On the Money From the June 6, 2008 print edition Economic conditions remain challenging. Fuel prices are climbing to unprecedented heights, the number of home foreclosures is setting records, and the financial markets have more volatility than ever. As consumers and business owners work to survive the assault on predictability, it’s appealing to take on additional debt, with the idea that current conditions are temporary. Unfortunately, purveyors of illegal money schemes know this as well. A colloquial phrase says, “I’ll whip them into a frenzy.” Obviously, in a frenzy, people are less likely to make considered decisions. That opens the door to fraud schemes, especially those that involve “borrowing” money on a promise of relief or gain. It’s not long before the victims have more debt than they can handle. Therein is the vulnerability. According to the bureaus of economics and consumer protection of the Federal Trade Commission, an estimated 13.5 percent of U.S. adults — 30.2 million consumers — were victims of one or more frauds in 2005, and there were an estimated 48.7 million attempts of frauds during the year. While the report covered 14 types of fraud, the top four were: weight-loss products, foreign lotteries and buyers’ club memberships, prize promotions and work-at-home programs. It’s important to note that prize promotions include those that require attendance at a sales presentation to obtain the promised prize. Knowing what to watch for is one thing. However, knowing what makes a person more susceptible is far more beneficial. It’s easier to avoid a disease if the person knows they have a predisposition to it. Therefore, here’s the knowledge that can guard you against fraud in times of frenzy. According to the FTC report, “Those with too much debt experience more fraud.” Those who have more debt than they can handle are more likely to be victims of all sorts of frauds, whether or not they’re related to debt, such as advance fee loans, credit repair and debt consolidation. For example, people with more debt than they could handle were more than three times as likely — 6.6 percent — to purchase a fraudulent weight-loss product than those who didn’t have an uncomfortable level of debt, 1.8 percent, according to the report. Those who had too much debt also were more likely to become victims of fraudulent prize promotions and foreign lottery swindles. Recognizing that an uncomfortable level of debt may predispose a person to a swindle is but the first step toward protection from fraud. The second is to be aware of the pitch methods used by con artists. The Internet gets lots of attention because of much nefarious behavior. But unscrupulous promoters use the printed page as their No. 1 method in schemes. Apparently, if it’s published on paper and we hold it in our hand, credibility is automatic. However, the Federal Trade Commission reports that 27 percent of the time, fraud victims learned about offers through print advertising — direct-mail advertising (including catalogs), newspaper and magazine advertising, and posters and fliers. Direct mail was the most common form of print advertising cited, and was the vehicle used in 16 percent of all fraudulent offers. Newspaper and magazine advertising accounted for 10 percent. The Internet was in second place, 22 percent, via general websites, auction sites and email. General...read more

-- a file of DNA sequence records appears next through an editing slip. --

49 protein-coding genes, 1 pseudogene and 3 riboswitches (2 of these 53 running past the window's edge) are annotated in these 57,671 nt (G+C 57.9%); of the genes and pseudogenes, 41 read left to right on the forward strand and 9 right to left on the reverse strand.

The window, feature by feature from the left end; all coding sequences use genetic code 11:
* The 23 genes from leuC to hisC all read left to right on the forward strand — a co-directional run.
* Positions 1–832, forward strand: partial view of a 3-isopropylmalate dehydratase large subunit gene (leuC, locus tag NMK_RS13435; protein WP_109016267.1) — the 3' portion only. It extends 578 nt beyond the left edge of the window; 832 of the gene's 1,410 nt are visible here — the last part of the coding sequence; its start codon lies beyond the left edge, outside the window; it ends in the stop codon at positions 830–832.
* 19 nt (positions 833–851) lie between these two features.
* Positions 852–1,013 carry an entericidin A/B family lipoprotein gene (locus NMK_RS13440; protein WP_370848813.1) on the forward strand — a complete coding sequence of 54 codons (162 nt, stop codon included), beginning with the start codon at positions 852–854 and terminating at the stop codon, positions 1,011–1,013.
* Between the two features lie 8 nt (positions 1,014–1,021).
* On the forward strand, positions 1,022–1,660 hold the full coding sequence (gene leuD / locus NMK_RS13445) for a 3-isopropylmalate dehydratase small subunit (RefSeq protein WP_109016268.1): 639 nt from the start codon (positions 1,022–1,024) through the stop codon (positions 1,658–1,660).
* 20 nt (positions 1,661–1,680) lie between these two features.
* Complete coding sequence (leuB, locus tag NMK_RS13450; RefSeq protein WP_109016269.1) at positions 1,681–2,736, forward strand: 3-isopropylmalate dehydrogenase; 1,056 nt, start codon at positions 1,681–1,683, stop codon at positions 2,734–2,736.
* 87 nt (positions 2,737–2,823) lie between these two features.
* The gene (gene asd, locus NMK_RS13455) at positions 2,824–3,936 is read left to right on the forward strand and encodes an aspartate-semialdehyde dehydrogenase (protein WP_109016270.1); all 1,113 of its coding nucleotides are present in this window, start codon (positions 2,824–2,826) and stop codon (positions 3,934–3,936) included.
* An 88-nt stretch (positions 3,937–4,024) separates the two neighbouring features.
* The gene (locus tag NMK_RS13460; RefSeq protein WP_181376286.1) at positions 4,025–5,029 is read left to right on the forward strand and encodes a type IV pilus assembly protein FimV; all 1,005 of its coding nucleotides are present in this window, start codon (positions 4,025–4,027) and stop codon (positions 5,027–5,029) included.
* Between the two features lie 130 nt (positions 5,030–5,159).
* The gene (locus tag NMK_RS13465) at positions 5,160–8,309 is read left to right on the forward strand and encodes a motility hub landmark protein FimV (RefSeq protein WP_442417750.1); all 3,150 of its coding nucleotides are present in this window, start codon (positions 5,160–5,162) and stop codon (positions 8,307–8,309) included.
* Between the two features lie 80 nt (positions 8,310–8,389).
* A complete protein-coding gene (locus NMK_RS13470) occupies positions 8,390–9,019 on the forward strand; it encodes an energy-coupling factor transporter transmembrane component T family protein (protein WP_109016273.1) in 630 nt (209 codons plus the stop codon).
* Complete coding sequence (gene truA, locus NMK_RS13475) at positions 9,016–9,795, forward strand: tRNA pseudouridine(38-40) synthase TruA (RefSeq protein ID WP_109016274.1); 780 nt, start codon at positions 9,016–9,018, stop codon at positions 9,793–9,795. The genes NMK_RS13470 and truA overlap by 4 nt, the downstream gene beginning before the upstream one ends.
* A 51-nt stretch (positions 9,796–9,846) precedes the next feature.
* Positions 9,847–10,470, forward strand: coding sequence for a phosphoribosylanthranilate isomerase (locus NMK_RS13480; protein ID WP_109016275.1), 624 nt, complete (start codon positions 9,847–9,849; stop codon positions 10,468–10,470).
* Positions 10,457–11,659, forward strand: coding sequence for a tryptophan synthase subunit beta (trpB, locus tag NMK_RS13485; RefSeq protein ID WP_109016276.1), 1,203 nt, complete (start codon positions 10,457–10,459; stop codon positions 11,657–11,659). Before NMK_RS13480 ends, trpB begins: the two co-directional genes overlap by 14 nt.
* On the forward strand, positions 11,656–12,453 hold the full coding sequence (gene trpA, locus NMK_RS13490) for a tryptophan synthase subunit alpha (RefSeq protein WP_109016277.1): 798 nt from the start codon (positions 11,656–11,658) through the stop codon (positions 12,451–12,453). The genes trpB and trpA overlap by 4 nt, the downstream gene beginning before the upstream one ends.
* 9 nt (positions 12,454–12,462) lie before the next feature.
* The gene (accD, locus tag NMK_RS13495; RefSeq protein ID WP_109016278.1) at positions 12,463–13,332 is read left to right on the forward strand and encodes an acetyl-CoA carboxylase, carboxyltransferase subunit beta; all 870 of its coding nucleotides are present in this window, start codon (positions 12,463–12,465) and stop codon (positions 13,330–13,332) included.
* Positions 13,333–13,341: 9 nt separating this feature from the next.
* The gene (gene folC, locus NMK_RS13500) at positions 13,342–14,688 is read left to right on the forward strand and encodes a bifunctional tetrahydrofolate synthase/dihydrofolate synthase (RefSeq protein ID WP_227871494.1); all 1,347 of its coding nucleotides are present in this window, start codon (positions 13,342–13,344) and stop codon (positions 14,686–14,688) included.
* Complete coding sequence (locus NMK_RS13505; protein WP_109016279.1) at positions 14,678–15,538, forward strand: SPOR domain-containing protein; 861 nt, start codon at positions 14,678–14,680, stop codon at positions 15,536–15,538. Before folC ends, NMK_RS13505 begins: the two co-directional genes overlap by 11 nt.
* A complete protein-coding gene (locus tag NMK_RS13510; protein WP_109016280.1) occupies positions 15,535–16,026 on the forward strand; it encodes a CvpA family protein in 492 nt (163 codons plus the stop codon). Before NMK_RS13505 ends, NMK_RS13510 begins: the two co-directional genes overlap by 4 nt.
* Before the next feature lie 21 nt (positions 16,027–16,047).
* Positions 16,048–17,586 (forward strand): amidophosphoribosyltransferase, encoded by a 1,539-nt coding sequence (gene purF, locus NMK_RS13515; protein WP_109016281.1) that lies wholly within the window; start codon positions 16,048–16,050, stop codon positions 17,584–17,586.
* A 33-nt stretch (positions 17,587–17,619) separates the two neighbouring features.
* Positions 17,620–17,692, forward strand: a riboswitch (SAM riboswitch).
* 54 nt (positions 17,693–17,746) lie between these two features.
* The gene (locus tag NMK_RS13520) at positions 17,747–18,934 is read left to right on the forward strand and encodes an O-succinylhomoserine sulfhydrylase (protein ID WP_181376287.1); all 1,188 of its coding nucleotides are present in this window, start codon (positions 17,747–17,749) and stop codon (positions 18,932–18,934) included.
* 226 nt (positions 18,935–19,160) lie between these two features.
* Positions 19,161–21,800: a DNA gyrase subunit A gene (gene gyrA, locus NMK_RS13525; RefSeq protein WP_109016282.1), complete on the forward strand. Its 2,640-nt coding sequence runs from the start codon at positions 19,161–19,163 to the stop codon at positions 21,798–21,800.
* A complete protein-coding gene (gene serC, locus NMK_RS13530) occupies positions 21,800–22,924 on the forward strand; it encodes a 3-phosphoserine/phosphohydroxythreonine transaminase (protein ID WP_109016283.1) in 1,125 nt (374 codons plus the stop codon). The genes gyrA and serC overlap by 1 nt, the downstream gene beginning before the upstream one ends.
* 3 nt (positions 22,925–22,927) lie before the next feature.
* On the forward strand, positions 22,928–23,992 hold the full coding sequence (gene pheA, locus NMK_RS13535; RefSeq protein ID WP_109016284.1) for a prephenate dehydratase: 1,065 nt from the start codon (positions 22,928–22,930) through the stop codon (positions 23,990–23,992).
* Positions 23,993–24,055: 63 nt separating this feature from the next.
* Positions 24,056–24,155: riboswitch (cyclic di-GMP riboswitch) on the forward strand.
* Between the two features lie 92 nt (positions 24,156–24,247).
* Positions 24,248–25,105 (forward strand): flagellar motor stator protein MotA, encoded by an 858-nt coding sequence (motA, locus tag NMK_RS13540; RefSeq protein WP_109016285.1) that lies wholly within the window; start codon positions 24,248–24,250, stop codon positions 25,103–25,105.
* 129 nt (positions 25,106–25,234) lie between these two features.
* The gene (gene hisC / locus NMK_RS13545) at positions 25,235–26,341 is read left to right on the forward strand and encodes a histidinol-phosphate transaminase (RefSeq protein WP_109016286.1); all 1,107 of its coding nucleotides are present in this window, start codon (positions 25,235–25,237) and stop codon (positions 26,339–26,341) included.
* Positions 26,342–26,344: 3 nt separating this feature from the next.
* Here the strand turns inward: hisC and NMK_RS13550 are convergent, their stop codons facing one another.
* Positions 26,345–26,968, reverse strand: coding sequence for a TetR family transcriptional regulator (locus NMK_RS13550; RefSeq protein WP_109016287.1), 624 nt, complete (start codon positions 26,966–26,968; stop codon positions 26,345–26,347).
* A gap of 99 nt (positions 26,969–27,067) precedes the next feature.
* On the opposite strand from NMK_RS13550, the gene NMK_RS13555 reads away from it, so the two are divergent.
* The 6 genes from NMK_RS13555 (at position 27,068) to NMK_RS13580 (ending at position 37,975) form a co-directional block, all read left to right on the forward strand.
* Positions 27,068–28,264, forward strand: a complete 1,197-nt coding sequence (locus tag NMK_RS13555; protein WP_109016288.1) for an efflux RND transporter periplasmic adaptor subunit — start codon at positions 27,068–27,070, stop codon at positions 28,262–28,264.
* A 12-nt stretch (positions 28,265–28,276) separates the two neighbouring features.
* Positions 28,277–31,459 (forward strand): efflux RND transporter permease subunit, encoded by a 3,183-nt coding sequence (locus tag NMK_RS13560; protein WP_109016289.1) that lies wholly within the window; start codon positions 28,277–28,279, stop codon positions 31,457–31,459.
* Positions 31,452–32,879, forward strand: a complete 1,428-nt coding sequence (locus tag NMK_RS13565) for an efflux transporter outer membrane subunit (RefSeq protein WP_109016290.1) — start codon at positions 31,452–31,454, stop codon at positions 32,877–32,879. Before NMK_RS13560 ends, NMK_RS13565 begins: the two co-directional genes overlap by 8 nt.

On the Money From the March 7, 2008 print edition There seems to be no end to the desire of one group of people to attempt to confuse another. For example, doctors use jargon to confuse patients — and maybe to justify high fees. Acronyms that acquire phonetic pronunciation in government are enough to send even the brightest of civilians babbling into the hills. In fact, an equally frightening phrase describes the process of creating pronounceable acronyms. It’s called “acronym-initialism-hybriding.” Of course, the world of finance is no different. Here’s a look at some of the latest jargon, slang and acronym-initialism-hybrids. Aunt Millie — an uneducated or unsophisticated investor. The term is considered a derogatory remark in the financial sector, often used to refer to poor investment choices. Bagel Land — The imaginary place a stock or other security goes when its price approaches zero. This usually results from one or more major problems that may not be resolvable. This term describes a formerly popular company that has fallen from grace — as opposed to a penny stock or other historically low-priced security. 3-6-3 Rule — Refers to an unofficial rule under which the banking industry once operated. The reference describes how bankers would give 3 percent interest on depositors’ accounts, lend the depositors money at 6 percent and be playing golf at 3 p.m. Burn rate — The rate at which a new company uses up its venture capital to finance only overhead before generating positive cash flow from operations. It’s usually quoted in terms of cash spent per month. Chastity bond — A bond designed to prevent unwanted takeovers by having a maturity that’s automatically activated once a takeover is complete. Diworsification — The process of adding to a portfolio in such a way that the risk/return tradeoff is worsened. Of course, this is the opposite of “diversification,” which reduces risk and can increase returns by minimizing the negative effect of any one asset on the entire portfolio. Financial pornography — Used to describe sensationalist reports of financial news and products causing irrational buying that can be detrimental to investors’ financial health. Media’s short-term focus on a financial topic can create anticipation that clouds investors’ decision-making ability. Spiders (SPDR) — An “acronym-initialism-hybrid” form of “Standard & Poor’s Depository Receipt.” SPDR is an exchange-traded fund that tracks the S&P 500 Index. Each share of a spider contains one-tenth of the S&P index and trades at roughly one-tenth of the dollar-value level of the S&P 500. Straight Through Processing (STP) — A concept that would optimize the speed at which transactions are processed. Electronic information would be transferred from one party to another without manually re-entering the same pieces of information. It’s a major shift from present-day T+3 (waiting three days from the date of the trade to settle), trading to same-day settlement. Tip from a dip — Advice from a person who claims to have inside information — such as substantially higher-than-expected earnings or government approval of corporate mergers — that would affect a stock’s price but actually doesn’t. These people should be avoided at all costs. Besides, it’s illegal. War babies — A name given to securities in companies that are defense contractors. A gentler term is “defense stocks.” Good examples are firms that build aircraft and ammunition. When a war is imminent, these stocks tend to outperform the...read more